The Importance of United States v. AT&T-Time Warner
In November of 2017, much to the surprise of industry watchers, the United States Department of Justice filed a lawsuit to block the AT&T’s proposed $85.4 billion acquisition of Time Warner. This case has drawn significant attention because many believe that the Government’s case was pushed by President Trump to punish Time Warner’s CNN for unfavorable coverage of his presidency and little to do with antitrust violations. Makan Delrahim, the Department’s Antitrust chief, has denied this charge.
The case went to trial in March of 2018 and concluded on April 30th. The decision is now in the hands of Judge Richard Leon of the U.S. District Court for the District of Columbia and is expected to be read on June 12, 2018.
The decision by Judge Leon will have huge ramifications for the future of television.
So Why Is This Case So Unusual?
Generally, the type of M&A activity challenged by antitrust regulators is a horizontal merger, where two businesses that compete against each other merge. According to the Federal Trade Commission’s website, section 7 of the Clayton Act prohibits mergers and acquisitions when the effect “…may be substantially to lessen competition, or to tend to create a monopoly.” The site also states that the greatest antitrust concerns arise from horizontal mergers.
In this case, AT&T and Time Warner are not direct competitors. AT&T is a cellular network and video distributor (U-Verse and DirecTV), whereas Time Warner is a video producer (CNN, TNT, and HBO). This type of merger is known as a vertical merger. The bar for proving anti-competitive behavior is not only much higher for vertical mergers, but also rarely prosecuted. In fact, the last time a vertical merger was tried was in 1977 (United States v. Hammermill) and the last time the Government successfully blocked a Merger was in 1972 (Ford Motor Co v. United States).
Adding to the unusual nature of this case is the fact that the Trump Administration has built a lassiez-faire reputation towards M&A, signaling the approval of Discovery-Scripps, Verizon- Straightpath, and Disney-Fox mergers, to name a few.
In this case, the Department of Justice had the burden to prove that this vertical merger would be in violation of Section 7 of the Clayton Act — that is, the merger would likely lessen competition in the marketplace. The Justice Department argued AT&T, which owns DirecTV, would extract higher prices from other pay-TV distributors by threatening to withhold Time Warner’s TV networks. The DOJ also relied on a model submitted by Professor Carl Shapiro, a graduate professor at UC Berkeley Haas School of Business. Shapiro’s model showed that the merger’s impact would raise pay-TV prices by more than $400 million per year.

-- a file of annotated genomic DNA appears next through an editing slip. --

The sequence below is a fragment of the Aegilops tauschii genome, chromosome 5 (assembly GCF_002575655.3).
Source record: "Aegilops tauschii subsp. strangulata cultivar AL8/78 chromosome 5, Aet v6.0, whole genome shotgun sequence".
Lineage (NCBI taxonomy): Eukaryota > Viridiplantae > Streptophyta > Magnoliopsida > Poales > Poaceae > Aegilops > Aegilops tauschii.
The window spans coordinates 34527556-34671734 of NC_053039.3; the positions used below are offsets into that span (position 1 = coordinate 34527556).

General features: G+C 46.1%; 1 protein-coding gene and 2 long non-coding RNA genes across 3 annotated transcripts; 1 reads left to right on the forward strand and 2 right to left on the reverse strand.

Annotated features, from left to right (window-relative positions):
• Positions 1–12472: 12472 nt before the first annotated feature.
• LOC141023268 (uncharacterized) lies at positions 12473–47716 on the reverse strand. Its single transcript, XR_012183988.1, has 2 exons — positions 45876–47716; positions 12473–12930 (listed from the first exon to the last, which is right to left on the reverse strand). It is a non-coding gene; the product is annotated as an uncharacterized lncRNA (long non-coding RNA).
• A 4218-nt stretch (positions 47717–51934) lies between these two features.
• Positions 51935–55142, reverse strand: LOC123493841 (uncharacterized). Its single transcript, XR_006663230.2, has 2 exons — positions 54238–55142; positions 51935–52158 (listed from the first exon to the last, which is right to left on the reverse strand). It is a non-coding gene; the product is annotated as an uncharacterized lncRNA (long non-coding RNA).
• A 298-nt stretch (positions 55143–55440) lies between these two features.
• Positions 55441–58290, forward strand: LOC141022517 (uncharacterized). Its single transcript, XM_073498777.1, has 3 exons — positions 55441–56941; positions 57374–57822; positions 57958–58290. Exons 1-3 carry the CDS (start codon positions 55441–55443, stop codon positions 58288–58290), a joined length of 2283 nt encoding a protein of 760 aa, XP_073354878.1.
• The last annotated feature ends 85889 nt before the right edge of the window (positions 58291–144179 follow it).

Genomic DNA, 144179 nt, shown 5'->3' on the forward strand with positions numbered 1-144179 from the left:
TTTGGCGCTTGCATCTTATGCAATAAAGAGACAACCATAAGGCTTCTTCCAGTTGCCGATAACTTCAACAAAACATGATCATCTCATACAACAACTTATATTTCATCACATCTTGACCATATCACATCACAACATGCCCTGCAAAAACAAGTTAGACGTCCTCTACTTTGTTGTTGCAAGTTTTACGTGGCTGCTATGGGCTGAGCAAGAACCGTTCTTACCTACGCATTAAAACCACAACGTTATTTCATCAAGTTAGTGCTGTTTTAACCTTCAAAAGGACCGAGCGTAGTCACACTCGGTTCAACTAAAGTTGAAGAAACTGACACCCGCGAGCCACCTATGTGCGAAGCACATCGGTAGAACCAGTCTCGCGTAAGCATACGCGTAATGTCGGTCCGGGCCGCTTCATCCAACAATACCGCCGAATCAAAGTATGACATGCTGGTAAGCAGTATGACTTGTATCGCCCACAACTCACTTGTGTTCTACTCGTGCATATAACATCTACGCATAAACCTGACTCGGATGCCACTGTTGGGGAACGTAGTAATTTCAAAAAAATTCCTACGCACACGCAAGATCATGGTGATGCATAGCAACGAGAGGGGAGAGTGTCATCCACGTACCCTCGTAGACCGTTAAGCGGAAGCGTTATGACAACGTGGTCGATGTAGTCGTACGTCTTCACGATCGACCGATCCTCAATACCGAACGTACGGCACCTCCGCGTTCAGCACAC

Meanwhile, AT&T testified that if it has any hope of competing in a marketplace increasingly driven by streaming media, the merger is necessary. AT&T also argued that it would make no sense to withhold Turner content because it would cost dearly to do so. The reality for AT&T is that its satellite business is declining, and this merger would increase competition by enabling the newly merged company to compete with the likes of Netflix and Amazon, companies that are both content producers and distributors.
Reading through the case, especially the expert testimony, the DOJ failed to prove its case. The bar was high to begin with and the DOJ did little to prove there was any violation of the Clayton act. Furthermore, the government appears to have based its models on data that did not address the realities of the current media marketplace. It would be a shock to see this case be decided in favor of the federal government.
Did President Trump Tell the DOJ to Pursue this Case?
It is highly unlikely that President Trump made any direct overtures to the DOJ to pursue this case. However, what we do know is that President Trump consistently spoke out against the deal as a candidate and weighed in against the deal as President. We also know that President Trump has a disdain for CNN, and his “dog whistles” may have swayed the DOJ in its decision to purse this case.
At the end of the day, Judge Leon ruled that there was no evidence to prove that there was undue influence or retribution was the rationale for the case.
By pursuing this case, the Justice Department has put a temporary pall on M&A activity, and should AT&T prevail, there is a consensus feeling that M&A activity will continue at a torrid pace (as we speak, Comcast is preparing to up its bid for 21st Century Fox to $60 billion, undoubtedly igniting a bidding war with Disney).
Should the DOJ prevail in this case, it could cast a cloud over future M&A activity. Investment bankers like certainty, and a successful block of this merger would cause great unease. In addition to cooling off the current media M&A market, rumors abound that many other businesses mergers will be impacted, including the healthcare industry, as a successful challenge would give regulators a strong legal precedent to block deals such as the $69 billion CVS-Aetna deal.
At the end of the day, TDG believes that the AT&T-Time Warner merger will be allowed to proceed. Either way, we’ll take a close look at the judge’s reasoning.
Stick with TDG and stay ahead of the curve.
A 20-year veteran media executive, Rob Silvershein’s success in today’s competitive media environment is a direct result of his unique experiences spanning traditional, emerging, and startup media platforms. He is an accomplished strategist and spends most of his time advising media companies on how to structure themselves for long term success. He currently lives in Manhattan Beach, CA.